Russia’s reactivation of lunar exploration via its Luna 25 robotic lander has slipped to 2023.
The postponement was announced to the Russian news agency TASS by Yuri Borisov, the head of the Russian space agency. Roscosmos, on the sidelines of the Eastern Economic Forum, Wednesday 7 September. When asked if Moon 25 had slipped to next year, Borisov replied: “Unfortunately, yes,” TASS reported (opens in a new tab).
Apparently a speed and distance sensor that will help the lander make a safe and smooth landing on the moon underperformed in testing, leading to this month’s delay to 2023. The sensor was made by Vega Concern, a member of Rostec’s holding company Ruselectronics, which is owned by the Rostech State Corporation, according to TASS .
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Landing at the South Pole
Luna 25 will be the first mission in modern Russian history to head to the moon. (The Soviet Union, which collapsed in the early 1990s, sent a series of probes to Earth’s nearest neighbor.) The probe is targeted for a region of the moon’s south pole, landing near the Boguslavsky crater.
A “reserve area” for landing craft is located southwest of Manzini Crater.
The Russian robotic lunar lander was built and tested by aerospace company NPO Lavochkin. The planned Luna 25 launch has slipped several times, from last year to May to August, then September 2022 – and now 2023.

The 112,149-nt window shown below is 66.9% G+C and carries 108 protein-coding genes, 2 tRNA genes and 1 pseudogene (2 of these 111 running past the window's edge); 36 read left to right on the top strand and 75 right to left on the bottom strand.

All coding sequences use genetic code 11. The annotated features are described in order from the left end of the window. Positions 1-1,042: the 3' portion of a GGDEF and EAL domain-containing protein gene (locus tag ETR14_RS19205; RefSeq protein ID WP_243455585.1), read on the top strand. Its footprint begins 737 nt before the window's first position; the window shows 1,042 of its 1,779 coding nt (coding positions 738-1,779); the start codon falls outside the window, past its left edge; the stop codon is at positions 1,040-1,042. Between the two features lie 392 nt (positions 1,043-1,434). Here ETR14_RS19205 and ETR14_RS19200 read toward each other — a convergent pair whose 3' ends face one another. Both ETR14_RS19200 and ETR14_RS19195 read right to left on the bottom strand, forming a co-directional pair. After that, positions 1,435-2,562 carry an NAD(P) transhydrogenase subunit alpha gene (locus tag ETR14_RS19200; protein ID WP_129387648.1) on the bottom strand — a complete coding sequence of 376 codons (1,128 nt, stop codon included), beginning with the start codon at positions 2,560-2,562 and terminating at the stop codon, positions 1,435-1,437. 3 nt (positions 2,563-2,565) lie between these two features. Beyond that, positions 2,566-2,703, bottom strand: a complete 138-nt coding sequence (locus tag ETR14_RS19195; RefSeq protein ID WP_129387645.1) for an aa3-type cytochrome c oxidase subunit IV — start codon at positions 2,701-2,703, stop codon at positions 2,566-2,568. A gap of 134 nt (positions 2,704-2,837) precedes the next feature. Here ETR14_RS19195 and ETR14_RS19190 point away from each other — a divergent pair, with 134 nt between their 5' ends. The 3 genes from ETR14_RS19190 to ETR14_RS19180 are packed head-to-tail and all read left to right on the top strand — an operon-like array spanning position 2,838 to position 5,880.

Soil sampling tasks
Luna 25 will study the upper surface layer and the vaporous lunar atmosphere and help develop landing and soil sampling technologies. The claimed active life of the probe on the lunar surface is at least one Earth year.
This Russian lunar mission continues the series of lunar exploration activities of the former Soviet Union which ended in 1976, when Moon 24 successfully delivered approximately 6 ounces (170 grams) of lunar soil to Earth.
The Luna 25 mission is to be followed by the Luna 26 orbiter and a Luna 27 landing vehicle, after which Russia will begin deploying a scientific station on the moon in collaboration with China.
Prior to The Russian invasion of Ukraine, the European Space Agency (ESA) was to provide the European Pilot-D camera, specially designed to help land Luna 25 on the Moon. After the February invasion, ESA canceled camera cooperation, among a number of other collaborative space projects with Russia.
Leonard David is the author of the book “Moon Rush: The New Space Race”, published by National Geographic in May 2019. A longtime author for Space.com, David has been reporting on the space industry for more than five decades. Follow us on twitter @Spacedotcom (opens in a new tab) Or on Facebook (opens in a new tab).